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Published: December 8th 2015
I was glad to have seen Christchurch but it felt easy to leave as it is not really in a state where there is much to do. we were heading North on our first Kiwi road trip.
We selected the road we had been told was most scenic - Arthur's Pass. This proved to be a great choice as the route led past an ever growing river, through scenic gorges and around beautiful rock formations. We stopped a couple of times for photo opportunities. At one of our stops, at the Okira Gorge, we came across a trio of keas. The kea is the world's only alpine parrot and lives in a small area of the South Island. This is an endangered species, with only five thousand left. We were so lucky to see these majestic birds with their green top feathers and red under-feathers. Actually, it turns out they are quite happy around humans and have even started trying to eat the parts of cars they can pry off. As we tried to drive away one perched quite contentedly on the roof of the car until we scared it off. The Okira Gorge itself was a majestic steep valley
which dropped away almost precipitously below us. Here, a graceful bridge curved across the fast flowing river. Beyond were significant works of engineering to control the flow of waterfalls to prevent flooding of the road.
The road over Arthur's pass crossed the whole of the South Island, connecting Christchurch to Greymouth. Beyond Greymouth we continued up the Coast until we reached the tiny town of Punakaiki. This beautiful spot is locally renowned for two things - pancake rocks and blow holes. The pancake rocks are ancient limestone formations which are formed in thin strata, looking a little like a stack of pancakes. No one really knows how they were formed. These striking features surround the headland at Punakaiki. The headland has been eroded away with the passage of time and it has formed some interesting features. The most mesmerising was a huge open cavern where we could see the roiling sea crash in every direction against the rock face below. As well as this cavern, channels have opened up in the rocks. These aren't really visible but, when the conditions are right, the crashing waves cause blow-holes to appear. We only saw one of these spouts of water and
it was very intermittent but extremely impressive when it happened.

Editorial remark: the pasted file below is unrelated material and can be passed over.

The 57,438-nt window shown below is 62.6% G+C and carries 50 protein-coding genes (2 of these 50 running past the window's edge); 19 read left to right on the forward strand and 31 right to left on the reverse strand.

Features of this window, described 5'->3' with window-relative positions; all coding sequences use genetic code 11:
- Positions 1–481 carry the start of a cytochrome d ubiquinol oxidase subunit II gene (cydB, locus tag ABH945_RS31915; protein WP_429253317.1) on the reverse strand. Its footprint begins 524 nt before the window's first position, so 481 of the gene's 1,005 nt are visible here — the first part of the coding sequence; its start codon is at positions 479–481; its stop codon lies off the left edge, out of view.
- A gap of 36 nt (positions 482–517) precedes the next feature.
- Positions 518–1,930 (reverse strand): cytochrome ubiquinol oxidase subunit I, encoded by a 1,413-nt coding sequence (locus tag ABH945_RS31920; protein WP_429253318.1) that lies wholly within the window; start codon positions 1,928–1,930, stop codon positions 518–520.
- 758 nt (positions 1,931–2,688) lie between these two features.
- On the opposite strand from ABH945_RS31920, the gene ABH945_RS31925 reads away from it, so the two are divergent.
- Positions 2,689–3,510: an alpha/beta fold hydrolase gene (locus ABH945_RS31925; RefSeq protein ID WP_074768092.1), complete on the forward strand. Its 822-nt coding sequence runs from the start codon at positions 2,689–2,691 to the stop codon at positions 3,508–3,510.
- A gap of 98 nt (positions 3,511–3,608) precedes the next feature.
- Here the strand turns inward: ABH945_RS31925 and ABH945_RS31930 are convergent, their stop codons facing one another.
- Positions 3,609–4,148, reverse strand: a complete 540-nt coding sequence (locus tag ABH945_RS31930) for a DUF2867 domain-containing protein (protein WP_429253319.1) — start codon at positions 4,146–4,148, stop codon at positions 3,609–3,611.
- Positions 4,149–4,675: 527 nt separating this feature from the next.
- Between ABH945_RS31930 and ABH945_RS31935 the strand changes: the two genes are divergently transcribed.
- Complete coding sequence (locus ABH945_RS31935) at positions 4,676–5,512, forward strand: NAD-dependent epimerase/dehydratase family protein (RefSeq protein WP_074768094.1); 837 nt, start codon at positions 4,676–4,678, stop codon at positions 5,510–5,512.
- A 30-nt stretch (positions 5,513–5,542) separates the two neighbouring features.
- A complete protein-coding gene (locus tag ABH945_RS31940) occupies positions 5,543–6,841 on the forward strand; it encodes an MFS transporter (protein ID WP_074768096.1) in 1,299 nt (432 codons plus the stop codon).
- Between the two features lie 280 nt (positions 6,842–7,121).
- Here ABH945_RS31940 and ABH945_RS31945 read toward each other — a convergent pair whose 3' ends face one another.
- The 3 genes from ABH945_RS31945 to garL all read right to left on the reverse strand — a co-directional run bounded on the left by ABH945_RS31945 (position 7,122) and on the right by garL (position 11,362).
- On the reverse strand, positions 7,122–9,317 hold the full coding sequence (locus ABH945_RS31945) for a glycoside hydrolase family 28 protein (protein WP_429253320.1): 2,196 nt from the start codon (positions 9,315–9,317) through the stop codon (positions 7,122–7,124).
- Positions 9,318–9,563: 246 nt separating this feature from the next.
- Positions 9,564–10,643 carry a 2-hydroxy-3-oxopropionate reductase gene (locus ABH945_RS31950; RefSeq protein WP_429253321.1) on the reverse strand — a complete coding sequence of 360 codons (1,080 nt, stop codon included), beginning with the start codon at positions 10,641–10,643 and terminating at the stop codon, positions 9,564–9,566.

We spent our first night of camping at Punakaiki. As we arrived at the rocks and blowholes around 9pm, we had to put the new tent up in the dark. This was an interesting experience but, thanks to a well designed tent, not too hard. In the morning, after a broken night's sleep, we went for a stroll on the beautiful pebbly beach where the forest covered the hills behind us came down the estuary to meet the sea. Afterwards we went back to the headland for another view of the pancake rocks.
We drove on from Punakaiki and went down the Buller Gorge. The lower gorge was incredibly beautiful. The walls were wide apart and the river running through was large, a deep shade of blue and had a strong current. On the river bank was lush green grass studded with purple foxgloves and yellow aster-like flowers. We stopped here for lunch, perched on a bluff overlooking the river.
The middle of the gorge was less attractive as it widened out into fields. The road was not so close to the river and the farms got
a bit repetitive after a while. The upper gorge narrowed again though and once again assumed the grandeur of the lower section. After two hours of driving the winding road I was exhausted so Lindsey took over and I dozed fitfully until we reached Nelson.
Nelson was a lovely little town, which had delusions of being a city. The strange thing was that we arrived at the largest local settlement early on a Saturday afternoon a month before Christmas and many of the shops and most of the cafés were already closed. This was strange as our guidebook specifically mentioned the shopping and café culture of the town. After finding an outdoors shop and a supermarket we were ready for a rest so headed ten kilometres back down the road to Richmond where we stayed for the night in a motel.
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